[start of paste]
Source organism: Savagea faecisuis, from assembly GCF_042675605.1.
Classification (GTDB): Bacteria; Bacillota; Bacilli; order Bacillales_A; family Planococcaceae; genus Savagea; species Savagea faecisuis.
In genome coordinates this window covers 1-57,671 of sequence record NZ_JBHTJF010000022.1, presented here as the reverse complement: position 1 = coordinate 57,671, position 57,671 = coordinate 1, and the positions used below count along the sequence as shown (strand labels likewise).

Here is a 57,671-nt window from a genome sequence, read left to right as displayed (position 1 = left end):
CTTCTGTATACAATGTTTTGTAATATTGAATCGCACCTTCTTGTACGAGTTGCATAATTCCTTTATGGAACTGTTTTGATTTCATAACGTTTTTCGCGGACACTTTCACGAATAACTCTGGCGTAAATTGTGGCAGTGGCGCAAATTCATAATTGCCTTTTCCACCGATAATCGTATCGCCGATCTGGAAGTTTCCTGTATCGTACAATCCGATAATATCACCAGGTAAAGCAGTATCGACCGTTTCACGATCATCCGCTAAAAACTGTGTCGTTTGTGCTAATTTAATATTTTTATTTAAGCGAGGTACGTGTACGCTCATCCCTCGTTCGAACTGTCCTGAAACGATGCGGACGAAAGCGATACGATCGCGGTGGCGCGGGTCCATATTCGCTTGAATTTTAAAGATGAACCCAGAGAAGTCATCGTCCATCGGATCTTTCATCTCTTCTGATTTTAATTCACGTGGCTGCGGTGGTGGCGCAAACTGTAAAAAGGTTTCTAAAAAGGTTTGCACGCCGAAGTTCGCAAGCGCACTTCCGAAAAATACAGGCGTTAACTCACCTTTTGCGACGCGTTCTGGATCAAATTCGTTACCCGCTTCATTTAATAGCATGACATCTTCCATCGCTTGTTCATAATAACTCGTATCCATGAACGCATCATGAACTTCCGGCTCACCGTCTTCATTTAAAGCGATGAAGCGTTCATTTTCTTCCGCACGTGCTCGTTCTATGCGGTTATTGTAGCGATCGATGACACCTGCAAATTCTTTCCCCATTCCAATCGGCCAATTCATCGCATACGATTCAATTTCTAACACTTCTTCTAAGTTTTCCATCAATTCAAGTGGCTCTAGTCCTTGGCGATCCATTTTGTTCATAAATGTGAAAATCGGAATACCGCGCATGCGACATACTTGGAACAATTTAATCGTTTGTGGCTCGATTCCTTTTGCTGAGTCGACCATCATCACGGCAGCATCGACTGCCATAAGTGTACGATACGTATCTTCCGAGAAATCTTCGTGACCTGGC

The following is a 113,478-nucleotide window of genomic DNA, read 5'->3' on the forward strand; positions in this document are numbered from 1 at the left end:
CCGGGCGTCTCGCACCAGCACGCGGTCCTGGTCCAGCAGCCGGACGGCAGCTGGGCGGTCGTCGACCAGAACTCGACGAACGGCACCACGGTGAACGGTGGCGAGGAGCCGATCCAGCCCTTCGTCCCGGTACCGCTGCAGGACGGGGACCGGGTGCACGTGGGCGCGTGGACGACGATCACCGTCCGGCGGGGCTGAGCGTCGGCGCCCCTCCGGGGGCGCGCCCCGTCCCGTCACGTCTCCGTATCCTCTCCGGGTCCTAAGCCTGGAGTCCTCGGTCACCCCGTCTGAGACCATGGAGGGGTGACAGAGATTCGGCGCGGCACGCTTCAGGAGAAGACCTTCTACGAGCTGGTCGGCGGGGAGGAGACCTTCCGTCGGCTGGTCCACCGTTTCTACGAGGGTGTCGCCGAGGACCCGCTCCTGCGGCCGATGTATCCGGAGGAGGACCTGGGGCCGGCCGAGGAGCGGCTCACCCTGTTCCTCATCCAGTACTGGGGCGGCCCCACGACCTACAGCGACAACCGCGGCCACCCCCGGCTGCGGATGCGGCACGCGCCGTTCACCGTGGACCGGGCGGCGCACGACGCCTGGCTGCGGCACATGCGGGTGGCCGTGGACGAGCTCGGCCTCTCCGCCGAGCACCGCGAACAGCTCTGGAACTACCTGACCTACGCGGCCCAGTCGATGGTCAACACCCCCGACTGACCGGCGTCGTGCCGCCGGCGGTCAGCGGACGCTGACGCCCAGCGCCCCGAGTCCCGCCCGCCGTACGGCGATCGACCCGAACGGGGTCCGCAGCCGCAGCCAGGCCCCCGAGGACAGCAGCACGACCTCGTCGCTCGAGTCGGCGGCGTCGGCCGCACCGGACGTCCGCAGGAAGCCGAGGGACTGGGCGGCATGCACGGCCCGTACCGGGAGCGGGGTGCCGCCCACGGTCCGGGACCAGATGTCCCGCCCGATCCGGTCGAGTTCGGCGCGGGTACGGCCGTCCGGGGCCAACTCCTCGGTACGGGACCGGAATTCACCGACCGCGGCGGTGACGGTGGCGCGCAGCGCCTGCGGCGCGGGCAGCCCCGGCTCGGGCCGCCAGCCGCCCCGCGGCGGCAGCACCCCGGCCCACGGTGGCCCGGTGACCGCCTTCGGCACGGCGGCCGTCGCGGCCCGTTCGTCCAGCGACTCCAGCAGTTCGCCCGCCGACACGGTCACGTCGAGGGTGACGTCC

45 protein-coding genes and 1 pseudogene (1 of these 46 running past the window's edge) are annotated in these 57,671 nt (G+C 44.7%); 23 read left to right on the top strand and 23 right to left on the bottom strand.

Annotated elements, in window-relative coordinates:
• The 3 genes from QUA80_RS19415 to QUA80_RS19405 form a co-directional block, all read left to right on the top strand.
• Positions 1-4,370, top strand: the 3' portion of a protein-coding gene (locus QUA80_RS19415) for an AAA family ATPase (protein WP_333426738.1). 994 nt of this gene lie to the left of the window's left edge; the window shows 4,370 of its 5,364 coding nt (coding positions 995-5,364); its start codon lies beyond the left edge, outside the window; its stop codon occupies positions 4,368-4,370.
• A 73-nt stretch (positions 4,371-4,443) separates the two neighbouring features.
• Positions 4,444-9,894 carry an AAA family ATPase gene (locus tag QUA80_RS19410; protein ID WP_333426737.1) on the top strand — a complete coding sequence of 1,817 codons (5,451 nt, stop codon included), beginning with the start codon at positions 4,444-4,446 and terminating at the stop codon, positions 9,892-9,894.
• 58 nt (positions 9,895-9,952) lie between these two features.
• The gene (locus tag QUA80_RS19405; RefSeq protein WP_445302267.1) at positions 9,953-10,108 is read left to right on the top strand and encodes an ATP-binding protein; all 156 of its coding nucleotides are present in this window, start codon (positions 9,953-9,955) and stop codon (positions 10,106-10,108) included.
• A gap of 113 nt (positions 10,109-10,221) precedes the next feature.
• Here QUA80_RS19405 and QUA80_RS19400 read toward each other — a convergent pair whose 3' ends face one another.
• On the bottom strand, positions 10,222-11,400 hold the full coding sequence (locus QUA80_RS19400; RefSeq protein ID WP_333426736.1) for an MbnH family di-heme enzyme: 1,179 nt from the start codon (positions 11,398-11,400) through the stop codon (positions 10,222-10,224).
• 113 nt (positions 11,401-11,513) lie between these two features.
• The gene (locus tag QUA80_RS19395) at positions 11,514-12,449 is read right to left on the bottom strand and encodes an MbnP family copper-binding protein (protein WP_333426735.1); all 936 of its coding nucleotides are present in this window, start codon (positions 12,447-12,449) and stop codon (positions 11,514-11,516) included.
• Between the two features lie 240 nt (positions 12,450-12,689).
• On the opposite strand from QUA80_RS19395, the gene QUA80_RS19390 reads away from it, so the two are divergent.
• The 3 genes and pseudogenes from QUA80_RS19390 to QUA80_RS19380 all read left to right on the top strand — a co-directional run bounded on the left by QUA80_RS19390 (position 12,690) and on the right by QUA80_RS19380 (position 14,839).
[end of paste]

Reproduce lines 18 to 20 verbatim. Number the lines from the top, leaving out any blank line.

• On the bottom strand, positions 10,222-11,400 hold the full coding sequence (locus QUA80_RS19400; RefSeq protein ID WP_333426736.1) for an MbnH family di-heme enzyme: 1,179 nt from the start codon (positions 11,398-11,400) through the stop codon (positions 10,222-10,224).
• 113 nt (positions 11,401-11,513) lie between these two features.
• The gene (locus tag QUA80_RS19395) at positions 11,514-12,449 is read right to left on the bottom strand and encodes an MbnP family copper-binding protein (protein WP_333426735.1); all 936 of its coding nucleotides are present in this window, start codon (positions 12,447-12,449) and stop codon (positions 11,514-11,516) included.